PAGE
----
Tutoring your flower growing allows for straight and evenly spaced cutting
Using HORTOMALLAS® horticultural netting in flower growing is an essential factor for the success of any horticulturist.
It is preferable to elevate the flowerbed 15 to 20 cm off the ground, with a width of 1.05m and spaced 0.45m apart, on top of which you place, ideally, a horticultural net in four 25 x 25 cm squares, which will guide the plants as they grow.
For effective commercial use of inflorescent plants, good panicle cleanliness and straight stems, tutoring is essential practice. You can put horticultural netting also known as vegetable support nets in squares of 20cm x 20cm or 15 x 15cm, 20cm off the ground, which can be made of wire, plastic tubing or string; it should be taken into account that if very strong growth occurs and the shoots are not thinned out, then they could pull up nets made from weaker materials. Next, you can gradually put in vertical trellises above the netting and leaving a 25 to 30cm gap in between, along both sides of the flowerbed, and using a minimum of 3 to 4 ties. Two ties should be attached in the middle of the arch, separated by 20 to 30 cm, to prevent the plants from leaning against the trellis netting as much as possible. It is equally important to keep the walkways clear of stems so that you do not damage them as you go past, and to allow the flowerbeds to be ventilated, which is vital as the plants grow abundant foliage.
Plant Tutoring can be used as one, single support system that is gradually raised according to the rate of growth, with two squares of 50 by 50cm or three squares of 33 by 33cm, which will work together with the horticultural netting when growing flowers.
Also used as a SCROG or SOG net for flower buds
The traditional method of planting in a 1.05m flowerbed, which takes advantage greenhouse features (irrigation, trellises, arches etc.) and allows for cultivating carnations, is arranged by elevating them to a height of 15 to 20cm above walkways of 0.45m wide. Trellising net of 7 15 x 15cm squares is fixed over the top, separated by at least 30cm from each other. You must make sure to do a thorough job and ensure that you have sufficient depths of around 40 to 50cm to allow the flowerbeds to ventilate. Using this framework, 6 rows of plants can be planted, three on each side of the flowerbed, with the central row of the SCROG trellis netting left free. The positioning of the plants in rows is in alternate squares and staggered in each block of three rows. By using this system, a planting density of approximately 24 plants per linear metre of flowerbed can be achieved and 15 plants per m² inside a greenhouse. Another possibility, if you want to give the plants the best possible environment, would be to reduce 50% of the plants from the inner rows of each block of three, which would lower the planting density to 21 plants per linear metre of flowerbed.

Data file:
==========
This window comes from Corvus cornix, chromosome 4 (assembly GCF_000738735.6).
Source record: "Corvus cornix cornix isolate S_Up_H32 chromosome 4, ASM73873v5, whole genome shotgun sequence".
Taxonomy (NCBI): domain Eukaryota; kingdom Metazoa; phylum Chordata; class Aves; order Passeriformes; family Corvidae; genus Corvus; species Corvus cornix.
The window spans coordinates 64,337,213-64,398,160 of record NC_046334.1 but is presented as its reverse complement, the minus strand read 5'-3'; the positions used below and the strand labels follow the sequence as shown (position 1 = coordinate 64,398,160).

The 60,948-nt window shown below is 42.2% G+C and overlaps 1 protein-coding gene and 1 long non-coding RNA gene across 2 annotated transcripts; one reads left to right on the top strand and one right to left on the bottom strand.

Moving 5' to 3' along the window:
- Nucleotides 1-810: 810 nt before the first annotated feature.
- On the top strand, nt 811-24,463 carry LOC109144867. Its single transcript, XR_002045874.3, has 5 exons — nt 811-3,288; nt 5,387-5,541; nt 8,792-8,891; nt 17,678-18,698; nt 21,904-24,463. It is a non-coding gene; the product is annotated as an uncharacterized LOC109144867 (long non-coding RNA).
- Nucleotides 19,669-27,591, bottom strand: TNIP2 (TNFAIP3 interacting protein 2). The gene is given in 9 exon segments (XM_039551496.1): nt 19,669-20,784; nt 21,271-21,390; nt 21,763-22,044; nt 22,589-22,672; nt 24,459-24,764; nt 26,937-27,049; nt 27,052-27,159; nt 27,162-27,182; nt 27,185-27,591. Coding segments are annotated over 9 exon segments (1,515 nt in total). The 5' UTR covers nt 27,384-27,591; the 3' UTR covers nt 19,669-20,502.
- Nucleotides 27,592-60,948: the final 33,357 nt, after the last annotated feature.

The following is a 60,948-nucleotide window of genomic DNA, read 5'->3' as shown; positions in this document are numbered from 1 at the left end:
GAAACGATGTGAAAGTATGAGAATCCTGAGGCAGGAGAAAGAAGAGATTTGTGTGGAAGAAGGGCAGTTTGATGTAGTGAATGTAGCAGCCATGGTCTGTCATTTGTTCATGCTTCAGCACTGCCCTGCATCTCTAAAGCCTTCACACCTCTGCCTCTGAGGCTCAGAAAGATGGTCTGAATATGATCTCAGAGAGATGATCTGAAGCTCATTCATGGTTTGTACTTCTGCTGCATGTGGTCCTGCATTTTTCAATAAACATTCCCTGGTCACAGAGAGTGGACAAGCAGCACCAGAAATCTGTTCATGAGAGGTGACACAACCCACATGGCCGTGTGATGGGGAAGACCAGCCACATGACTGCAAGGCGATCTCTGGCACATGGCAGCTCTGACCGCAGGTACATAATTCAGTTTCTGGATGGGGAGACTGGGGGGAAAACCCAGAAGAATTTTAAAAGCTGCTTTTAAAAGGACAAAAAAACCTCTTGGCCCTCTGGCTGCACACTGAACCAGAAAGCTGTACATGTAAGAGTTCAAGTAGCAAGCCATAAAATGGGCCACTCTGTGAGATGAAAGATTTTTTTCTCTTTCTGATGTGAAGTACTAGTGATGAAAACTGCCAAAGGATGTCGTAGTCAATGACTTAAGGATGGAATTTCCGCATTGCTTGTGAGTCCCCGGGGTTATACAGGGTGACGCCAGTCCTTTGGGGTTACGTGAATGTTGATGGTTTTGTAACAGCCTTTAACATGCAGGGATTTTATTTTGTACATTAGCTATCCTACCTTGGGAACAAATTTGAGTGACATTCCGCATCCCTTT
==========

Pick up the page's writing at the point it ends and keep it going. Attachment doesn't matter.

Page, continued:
An alternative planting system consists of planting in a 0.75m wide flowerbed with walkways of 0.5m. In this case, trellis netting of 5 squares of 15 x 15cm would be used, with the planting being carried out in two lines along both sides of the flowerbed using the horticultural netting, except in the central area which remains clear. In this way, a planting density of approximately 26 plants per linear metre of flowerbed can be achieved and 15 plants per m² inside a greenhouse. SCROG netting allows better light exposure for all plants, as all of them are confined in a mesh, allowing a vertical growth that is even for all shoots.
The planting material is rooted cuttings that are planted in peat and perlite, lightly covering the rootball and making sure that it is in good contact with the soil. They must be treated with care to protect them from dramatic temperature changes. At the outset, they should be placed in cool and shady spots, and then be moved in the afternoon when temperatures have dropped.
Goldenrods (Solidagos) can be planted year round with the appropriate equipment and heating backup, although it’s not advisable to plant during low temperatures; the ideal seasons are spring and summer.